Utility Dive and the Smart Electric Power Alliance partnered for a Twitter chat on Wednesday through #UtilityDiveLive to highlight industry-wide trends in grid edge technology — the catch-all term for connected technologies that pop up outside the electric grid.
The value of identifying trends and patterns in grid modernization has increased as a host of innovations rise in prominence, including electric vehicles, data-driven demand side management, mature renewables and cheaper batteries.
The existing public utility had a monopoly on electric power that society has come to accept. A dedicated energy system independent of the public grid is the solution: https://t.co/MI6pKo34tX #UtilityDiveLive— OOM Energy (@OOM_Energy) October 24, 2018
Whether that is a fair characterization or not, it is understandable that a) utilities & regulators want proof of concept at low risk & b) innovative solution providers have limited patience for “science projects.”— Tanuj Deora (@TanujDeora) October 24, 2018
"Since AMI has come along and the grid has become more decentralized, utilities are moving away from replacing aging infrastructure to improving the grid so it can be, in some cases, a plug-and-play grid," Patty Cook, @ICFEnergy https://t.co/3qVhm2jgM9 #UtilityDiveLive— Larry Pearl (@LarryPearlDC) October 24, 2018
An essential aspect of grid modernization and the integration of grid edge technology has been getting regulators onboard.
This is a central issue. Utilities are just now truly integrating large-scale storage into their IRPs: https://t.co/BhLi4Hh6Sk— Gavin Bade (@GavinBade) October 24, 2018
The next step will be DERs and utilities like @HwnElectric
are trying to figure it out https://t.co/2NRye1RGAH#UtilityDiveLive https://t.co/IPolrzhNna
We continue to develop DER programs and are including them into our IRP plans. Mahalo.— Hawaiian Electric (@HwnElectric) October 24, 2018
The chat prompted a flurry of responses when it came to giving props to utilities focused on collaboration.
Wow. Well- on behalf of @advmicrogrid I guess I'll tag @SCE - @ManalYamout outright told me at @SPIConvention that "all utilities should be more like Southern California Edison" https://t.co/pjuk7z4zzC https://t.co/JbObmtobBI— Iulia Gheorghiu (@IMGheorghiu) October 24, 2018
In our informal Twitter poll, nearly half of the respondents agreed that policy incentives were the leading driver of customer-sited distributed resource adoption.
What is the #1 driver of customer-sited device adoption? Feel free to add if there's something else entirely #UtilityDiveLive— Utility Dive (@UtilityDive) October 24, 2018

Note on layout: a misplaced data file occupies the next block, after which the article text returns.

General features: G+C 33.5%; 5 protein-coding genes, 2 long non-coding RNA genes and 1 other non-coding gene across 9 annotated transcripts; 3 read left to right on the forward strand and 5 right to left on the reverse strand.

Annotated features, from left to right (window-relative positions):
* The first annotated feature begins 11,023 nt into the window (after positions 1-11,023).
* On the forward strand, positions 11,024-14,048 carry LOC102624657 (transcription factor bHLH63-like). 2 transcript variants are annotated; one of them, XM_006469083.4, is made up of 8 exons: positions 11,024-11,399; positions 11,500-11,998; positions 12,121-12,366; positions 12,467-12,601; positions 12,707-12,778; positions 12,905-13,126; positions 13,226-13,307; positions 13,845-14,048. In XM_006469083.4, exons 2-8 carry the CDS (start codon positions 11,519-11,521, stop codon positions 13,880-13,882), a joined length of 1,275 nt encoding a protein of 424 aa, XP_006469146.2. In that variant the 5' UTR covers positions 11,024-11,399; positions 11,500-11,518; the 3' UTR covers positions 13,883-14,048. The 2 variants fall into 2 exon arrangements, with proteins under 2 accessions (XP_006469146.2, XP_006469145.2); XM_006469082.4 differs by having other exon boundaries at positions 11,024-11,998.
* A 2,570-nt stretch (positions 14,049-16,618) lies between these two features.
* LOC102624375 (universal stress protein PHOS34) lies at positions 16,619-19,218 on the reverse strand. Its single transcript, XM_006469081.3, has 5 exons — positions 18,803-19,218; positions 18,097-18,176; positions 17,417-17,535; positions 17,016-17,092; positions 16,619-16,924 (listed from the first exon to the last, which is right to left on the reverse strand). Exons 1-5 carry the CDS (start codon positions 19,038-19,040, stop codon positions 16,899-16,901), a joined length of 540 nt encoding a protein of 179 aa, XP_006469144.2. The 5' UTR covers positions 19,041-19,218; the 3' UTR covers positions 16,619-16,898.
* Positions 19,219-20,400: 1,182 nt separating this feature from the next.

Discussing the poll, some participants defined the distributed resources as "consumer products" that happen to have energy impacts.
As a little bit of a tangent, we're (@mrktstrategies) seeing that customers that haven't yet — but are very likely to — adopt consumption management programs focus on comfort in their home. Neither "green" nor "savings" resonate with these customers as primary messages.— KC Boyce (@kcboyce) October 24, 2018
None of the above! Comfort, convenience, coolness... These are consumer products that also have energy impacts.— Matt Golden (@goldenmatt) October 24, 2018
More questions popped up as participants focused on the criteria for "success" for an emerging grid edge technology.
Mostly through cross collaboration, both between utilities, and with utilities and solutions providers, supplemented with case studies.— Tanuj Deora (@TanujDeora) October 24, 2018
And to what extent is the pilot issue a regulatory one — especially for investor-owned utilities? A lot of times, you see a utility wanting to move ahead with a program, but regulators say, first do a pilot. #utilitydivelive— kkaufmann (@kkaufmann) October 24, 2018
Since it's difficult to talk about the future of the grid without taking cybersecurity into account, the Twitter chat turned to the best practices in the industry as participants had questions of their own.
"In theory, a grid with more distributed resources can increase the potential attack surface for adversaries because the capacity of distributed generation, including renewables, has grown exponentially over the last decade," @NERC_Officialhttps://t.co/xHk28rVOTO— catherine morehouse (@cmorehouse10) October 24, 2018
While we got some good responses, we want to keep the conversation going.
Do you have a better answer for any of the questions we were asking? You can still participate with our chat's hashtag and keep the conversation going.